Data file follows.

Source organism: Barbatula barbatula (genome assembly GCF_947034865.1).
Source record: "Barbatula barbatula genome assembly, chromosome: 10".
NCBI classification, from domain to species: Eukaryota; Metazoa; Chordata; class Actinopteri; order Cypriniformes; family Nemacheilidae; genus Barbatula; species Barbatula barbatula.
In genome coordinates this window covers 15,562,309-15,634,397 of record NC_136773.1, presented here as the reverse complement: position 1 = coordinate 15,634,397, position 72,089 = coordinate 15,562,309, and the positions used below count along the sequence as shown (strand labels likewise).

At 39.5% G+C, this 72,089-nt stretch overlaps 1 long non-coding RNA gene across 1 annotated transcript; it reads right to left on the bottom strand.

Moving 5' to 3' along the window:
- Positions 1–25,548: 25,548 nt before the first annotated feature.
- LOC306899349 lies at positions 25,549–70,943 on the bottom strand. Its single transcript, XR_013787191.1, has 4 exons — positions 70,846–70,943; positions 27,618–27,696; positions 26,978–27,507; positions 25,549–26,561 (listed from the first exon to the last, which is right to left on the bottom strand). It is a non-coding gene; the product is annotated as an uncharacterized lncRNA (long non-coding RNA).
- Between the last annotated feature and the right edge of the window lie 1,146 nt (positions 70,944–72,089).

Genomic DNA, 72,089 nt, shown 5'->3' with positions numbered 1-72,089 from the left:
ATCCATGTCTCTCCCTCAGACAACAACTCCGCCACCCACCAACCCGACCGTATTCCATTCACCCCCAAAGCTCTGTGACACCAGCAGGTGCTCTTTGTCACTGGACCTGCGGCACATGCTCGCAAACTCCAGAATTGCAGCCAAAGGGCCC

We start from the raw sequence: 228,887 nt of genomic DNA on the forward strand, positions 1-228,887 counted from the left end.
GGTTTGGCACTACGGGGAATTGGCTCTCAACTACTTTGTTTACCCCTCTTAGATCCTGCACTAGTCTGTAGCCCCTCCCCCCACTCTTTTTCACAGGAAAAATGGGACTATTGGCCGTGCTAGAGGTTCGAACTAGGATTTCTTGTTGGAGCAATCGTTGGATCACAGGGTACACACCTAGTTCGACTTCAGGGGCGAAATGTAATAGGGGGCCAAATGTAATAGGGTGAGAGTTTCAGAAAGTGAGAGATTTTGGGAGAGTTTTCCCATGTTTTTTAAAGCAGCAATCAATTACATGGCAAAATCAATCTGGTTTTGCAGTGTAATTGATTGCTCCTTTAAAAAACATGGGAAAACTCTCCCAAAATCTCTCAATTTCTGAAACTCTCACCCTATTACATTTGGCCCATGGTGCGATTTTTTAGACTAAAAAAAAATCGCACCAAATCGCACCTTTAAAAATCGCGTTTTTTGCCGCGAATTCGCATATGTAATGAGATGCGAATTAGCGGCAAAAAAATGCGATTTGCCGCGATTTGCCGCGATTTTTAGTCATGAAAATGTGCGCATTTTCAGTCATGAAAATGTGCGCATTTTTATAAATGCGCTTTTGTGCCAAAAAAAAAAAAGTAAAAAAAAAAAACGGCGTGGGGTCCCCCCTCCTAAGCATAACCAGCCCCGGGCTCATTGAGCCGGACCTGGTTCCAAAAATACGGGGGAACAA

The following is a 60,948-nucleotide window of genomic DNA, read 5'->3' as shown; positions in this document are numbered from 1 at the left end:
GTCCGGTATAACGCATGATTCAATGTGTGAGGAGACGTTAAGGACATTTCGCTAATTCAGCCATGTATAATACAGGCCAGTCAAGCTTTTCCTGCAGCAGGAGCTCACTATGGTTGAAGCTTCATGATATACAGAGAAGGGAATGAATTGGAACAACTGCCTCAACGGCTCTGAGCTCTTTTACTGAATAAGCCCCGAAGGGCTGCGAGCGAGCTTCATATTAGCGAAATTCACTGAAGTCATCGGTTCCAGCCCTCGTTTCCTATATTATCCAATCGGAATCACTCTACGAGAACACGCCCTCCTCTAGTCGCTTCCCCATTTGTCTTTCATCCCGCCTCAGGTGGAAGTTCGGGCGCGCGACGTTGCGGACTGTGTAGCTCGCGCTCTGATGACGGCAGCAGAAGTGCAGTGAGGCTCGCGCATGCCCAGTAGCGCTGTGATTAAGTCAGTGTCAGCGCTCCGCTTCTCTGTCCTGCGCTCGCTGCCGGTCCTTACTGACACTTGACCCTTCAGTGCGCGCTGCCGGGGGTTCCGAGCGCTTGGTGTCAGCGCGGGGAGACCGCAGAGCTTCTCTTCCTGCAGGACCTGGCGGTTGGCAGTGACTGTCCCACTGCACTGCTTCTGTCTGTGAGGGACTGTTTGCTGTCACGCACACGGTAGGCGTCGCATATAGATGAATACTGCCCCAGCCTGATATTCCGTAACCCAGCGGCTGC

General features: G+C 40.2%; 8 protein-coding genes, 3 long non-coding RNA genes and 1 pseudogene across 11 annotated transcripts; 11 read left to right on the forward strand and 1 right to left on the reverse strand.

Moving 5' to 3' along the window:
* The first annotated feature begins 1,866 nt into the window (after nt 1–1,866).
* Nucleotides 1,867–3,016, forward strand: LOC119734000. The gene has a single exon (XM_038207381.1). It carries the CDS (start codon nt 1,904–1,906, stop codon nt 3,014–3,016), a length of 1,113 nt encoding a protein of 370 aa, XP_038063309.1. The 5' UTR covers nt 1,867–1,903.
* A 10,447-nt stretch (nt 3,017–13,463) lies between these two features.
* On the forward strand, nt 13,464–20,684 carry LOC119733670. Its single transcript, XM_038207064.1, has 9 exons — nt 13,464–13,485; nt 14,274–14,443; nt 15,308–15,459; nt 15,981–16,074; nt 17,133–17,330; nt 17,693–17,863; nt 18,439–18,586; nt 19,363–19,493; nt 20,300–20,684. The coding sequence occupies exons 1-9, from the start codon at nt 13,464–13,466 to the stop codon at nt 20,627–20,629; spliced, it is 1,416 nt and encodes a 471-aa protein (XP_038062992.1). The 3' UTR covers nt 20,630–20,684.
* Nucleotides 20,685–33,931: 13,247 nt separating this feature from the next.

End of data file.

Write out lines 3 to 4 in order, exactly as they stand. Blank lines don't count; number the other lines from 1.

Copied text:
NCBI classification, from domain to species: Eukaryota; Metazoa; Chordata; class Actinopteri; order Cypriniformes; family Nemacheilidae; genus Barbatula; species Barbatula barbatula.
In genome coordinates this window covers 15,562,309-15,634,397 of record NC_136773.1, presented here as the reverse complement: position 1 = coordinate 15,634,397, position 72,089 = coordinate 15,562,309, and the positions used below count along the sequence as shown (strand labels likewise).